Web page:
I play basketball every Monday night, in my town’s middle school gym. It’s a great bunch of guys, and with the average age hovering around 40 — and with games that typically involve more braces, bandages, pads and miscellaneous prosthetic equipment than would be required to rebuild the Six Million Dollar Man — it’s very relaxed.
We don’t even pick who plays with whom — we just put our names on a big sheet of paper and when your name comes up, it’s your turn to play. Because it’s completely random however, the teams aren’t always evenly balanced, in size or in skill.
Such was the case last week when I looked around at the start of the game and realized that I — all six feet (maybe), 165 pounds of me — was the “big man” on our team. I have to admit that I was kind of enjoying this fact, until I realized that this meant I’d be matching up against the other team’s big man.
This was a problem. Because when I looked down at the other end of the court, I saw that my opponent was a guy who I conservatively estimated to be about 9 feet tall(that’s approximately 300 meters for those of you on the metric system). He was so large in fact, that I couldn’t help myself. I walked right up to him and said, “Just so I can tell my wife later, exactly how much do you weigh?” He peered down at me and said, “Two-Eighty-Five.” (Roughly the equivalent of my entire immediate family.)
At this point of course, I’d like to tell you how despite my extreme size disadvantage, and through the application of a little known E-Newsletter strategy, I managed to completely shut him down. Unfortunately, this was not the case — I felt as if I were playing defense against a small country, and he walked right over me several times.
What I do want to point out however, is that this kind of extreme mismatch rarely happens. Despite the sheer randomness with which the teams are assembled each week, the sides are typically very even, and the games are almost always quite close. Most of the time, most of the days, randomness works.
Frankly, I enjoy this aspect of our games. I’m the kind of person who will happily trade the precision of carefully chosen sides for the ease of just walking out there and seeing what happens — I like taking my chances. Relationship marketing and E-Newsletters are also inherently random activities. Here too, that’s one of the things I like about them.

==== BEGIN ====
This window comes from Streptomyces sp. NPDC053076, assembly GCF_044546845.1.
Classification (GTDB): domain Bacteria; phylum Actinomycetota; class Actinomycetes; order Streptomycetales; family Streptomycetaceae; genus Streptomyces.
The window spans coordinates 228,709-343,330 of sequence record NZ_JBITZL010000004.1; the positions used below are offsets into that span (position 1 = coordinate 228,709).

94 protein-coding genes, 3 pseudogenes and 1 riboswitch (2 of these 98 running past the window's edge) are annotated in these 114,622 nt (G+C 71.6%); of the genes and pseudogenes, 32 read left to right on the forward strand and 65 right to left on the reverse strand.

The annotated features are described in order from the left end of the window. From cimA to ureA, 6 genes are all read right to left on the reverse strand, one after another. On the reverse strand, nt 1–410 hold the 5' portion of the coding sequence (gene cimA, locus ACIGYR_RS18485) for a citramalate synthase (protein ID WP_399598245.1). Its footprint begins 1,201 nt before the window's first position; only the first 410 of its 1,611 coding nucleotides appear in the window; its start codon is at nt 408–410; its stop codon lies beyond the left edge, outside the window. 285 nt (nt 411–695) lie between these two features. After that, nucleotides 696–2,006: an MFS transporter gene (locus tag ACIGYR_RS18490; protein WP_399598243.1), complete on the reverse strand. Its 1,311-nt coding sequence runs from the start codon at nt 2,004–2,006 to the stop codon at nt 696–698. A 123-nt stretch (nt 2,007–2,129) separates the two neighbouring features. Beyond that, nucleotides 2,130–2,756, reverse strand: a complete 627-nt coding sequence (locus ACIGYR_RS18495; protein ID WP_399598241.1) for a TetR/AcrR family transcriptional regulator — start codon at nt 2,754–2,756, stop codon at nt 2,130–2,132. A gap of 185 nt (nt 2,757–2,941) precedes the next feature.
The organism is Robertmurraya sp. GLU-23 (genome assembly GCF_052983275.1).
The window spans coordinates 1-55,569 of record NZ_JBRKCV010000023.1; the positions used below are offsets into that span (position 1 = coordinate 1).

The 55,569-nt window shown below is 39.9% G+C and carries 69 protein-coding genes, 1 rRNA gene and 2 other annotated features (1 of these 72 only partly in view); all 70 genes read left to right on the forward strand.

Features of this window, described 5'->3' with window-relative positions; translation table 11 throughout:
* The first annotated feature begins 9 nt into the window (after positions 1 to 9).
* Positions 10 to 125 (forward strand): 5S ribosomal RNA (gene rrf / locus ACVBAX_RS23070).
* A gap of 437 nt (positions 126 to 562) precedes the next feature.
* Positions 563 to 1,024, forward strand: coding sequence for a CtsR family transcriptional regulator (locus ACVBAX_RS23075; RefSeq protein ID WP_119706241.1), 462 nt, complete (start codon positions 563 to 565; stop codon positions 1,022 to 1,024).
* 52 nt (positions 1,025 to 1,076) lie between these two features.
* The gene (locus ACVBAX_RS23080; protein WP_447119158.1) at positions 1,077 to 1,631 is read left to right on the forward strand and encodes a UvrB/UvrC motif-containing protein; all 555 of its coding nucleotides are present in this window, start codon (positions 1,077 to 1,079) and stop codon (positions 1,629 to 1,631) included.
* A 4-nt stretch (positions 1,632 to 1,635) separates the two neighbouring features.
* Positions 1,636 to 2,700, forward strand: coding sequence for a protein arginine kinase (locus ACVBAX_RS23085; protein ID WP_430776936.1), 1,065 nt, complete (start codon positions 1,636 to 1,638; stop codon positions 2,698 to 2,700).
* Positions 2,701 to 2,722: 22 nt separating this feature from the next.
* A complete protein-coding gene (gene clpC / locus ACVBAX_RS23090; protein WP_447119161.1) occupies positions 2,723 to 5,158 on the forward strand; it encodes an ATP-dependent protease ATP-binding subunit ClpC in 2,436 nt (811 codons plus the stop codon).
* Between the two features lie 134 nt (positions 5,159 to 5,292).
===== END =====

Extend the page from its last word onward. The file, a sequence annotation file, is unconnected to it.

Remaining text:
You however, may feel differently. When it comes to using an E-Newsletter to market your business, you may find yourself wishing there were a less ambiguous relationship between cause and effect. If so, today’s newsletter is dedicated to you.
First the bad news: I can’t change what is. Relationships develop and behave in quirky, unpredictable ways, and to the extent you put your resources and effort behind relationship-based approaches (e.g. staging customer events, sending thank you gifts, publishing newsletters, etc. ) you’re at the mercy of chance.
Now the good news: It absolutely works. Staying in touch with people you know; thanking people who do business with you; giving away useful information with no strings attached —whatever you can do to build and maintain relationships with other people— is hands down the most effective marketing strategy on the planet. I’d stake my life on it — and in fact I have, since I don’t do anything to market my business other than these kinds of things.
It does however, require a certain amount of patience and a willingness to not always know when the results will arrive.
And so, as we head out together on another year of relationship marketing success, I encourage you to give the left side of your brain a rest and confidently implement a handful of hard to track, messy to test, difficult to justify, inspired, quirky actions that strengthen your relationships with customers and prospects.